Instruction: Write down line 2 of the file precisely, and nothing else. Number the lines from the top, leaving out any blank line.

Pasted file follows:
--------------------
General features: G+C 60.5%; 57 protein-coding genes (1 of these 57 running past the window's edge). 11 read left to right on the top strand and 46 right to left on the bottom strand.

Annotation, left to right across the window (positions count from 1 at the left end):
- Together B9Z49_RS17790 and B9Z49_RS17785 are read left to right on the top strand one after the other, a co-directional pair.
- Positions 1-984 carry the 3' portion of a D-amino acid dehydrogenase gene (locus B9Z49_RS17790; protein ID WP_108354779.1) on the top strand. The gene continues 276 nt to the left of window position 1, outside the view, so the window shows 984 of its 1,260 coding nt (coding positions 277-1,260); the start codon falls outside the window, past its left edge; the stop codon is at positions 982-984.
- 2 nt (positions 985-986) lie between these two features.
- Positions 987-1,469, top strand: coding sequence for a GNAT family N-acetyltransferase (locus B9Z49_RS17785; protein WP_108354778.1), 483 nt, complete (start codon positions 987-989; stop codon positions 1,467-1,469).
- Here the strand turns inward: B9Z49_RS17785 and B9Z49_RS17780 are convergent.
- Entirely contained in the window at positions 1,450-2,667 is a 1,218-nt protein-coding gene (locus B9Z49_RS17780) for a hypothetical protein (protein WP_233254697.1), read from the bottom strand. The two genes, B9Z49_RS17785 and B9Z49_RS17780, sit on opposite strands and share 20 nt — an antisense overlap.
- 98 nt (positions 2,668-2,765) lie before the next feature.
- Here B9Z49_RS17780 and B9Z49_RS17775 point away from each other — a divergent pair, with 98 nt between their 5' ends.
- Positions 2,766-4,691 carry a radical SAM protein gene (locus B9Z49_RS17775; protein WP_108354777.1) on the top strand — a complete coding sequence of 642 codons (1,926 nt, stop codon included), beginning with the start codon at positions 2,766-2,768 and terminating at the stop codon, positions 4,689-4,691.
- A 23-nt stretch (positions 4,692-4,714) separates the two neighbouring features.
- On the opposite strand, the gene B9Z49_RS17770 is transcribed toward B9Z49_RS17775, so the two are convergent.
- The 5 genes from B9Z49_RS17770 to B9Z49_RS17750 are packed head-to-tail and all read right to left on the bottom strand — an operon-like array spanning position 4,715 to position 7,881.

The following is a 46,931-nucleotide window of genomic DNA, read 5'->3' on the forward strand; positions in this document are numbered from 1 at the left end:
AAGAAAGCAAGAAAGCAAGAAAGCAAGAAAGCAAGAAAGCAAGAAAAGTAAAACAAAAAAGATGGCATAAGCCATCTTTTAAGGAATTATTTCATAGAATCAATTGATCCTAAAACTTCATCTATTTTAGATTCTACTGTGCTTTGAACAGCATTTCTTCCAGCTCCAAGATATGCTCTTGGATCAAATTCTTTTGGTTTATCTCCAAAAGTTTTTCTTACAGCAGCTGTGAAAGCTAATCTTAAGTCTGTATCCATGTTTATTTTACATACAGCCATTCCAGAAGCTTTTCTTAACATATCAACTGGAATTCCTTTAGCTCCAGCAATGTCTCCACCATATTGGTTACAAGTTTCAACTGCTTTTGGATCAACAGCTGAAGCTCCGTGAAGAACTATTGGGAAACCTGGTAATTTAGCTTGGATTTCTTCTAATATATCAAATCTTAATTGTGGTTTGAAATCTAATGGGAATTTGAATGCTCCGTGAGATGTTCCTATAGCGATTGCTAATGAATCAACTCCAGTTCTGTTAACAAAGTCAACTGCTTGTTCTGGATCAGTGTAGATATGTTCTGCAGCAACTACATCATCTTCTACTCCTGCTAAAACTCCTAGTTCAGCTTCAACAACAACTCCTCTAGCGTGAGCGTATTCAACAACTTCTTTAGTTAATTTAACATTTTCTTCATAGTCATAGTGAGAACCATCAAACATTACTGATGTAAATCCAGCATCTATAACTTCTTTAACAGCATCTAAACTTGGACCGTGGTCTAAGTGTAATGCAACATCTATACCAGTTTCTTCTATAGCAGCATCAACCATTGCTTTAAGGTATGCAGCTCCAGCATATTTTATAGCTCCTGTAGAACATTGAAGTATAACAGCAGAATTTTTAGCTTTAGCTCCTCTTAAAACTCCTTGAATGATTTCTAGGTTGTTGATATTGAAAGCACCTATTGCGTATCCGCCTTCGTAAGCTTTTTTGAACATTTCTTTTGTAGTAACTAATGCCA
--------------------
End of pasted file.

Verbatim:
Annotation, left to right across the window (positions count from 1 at the left end):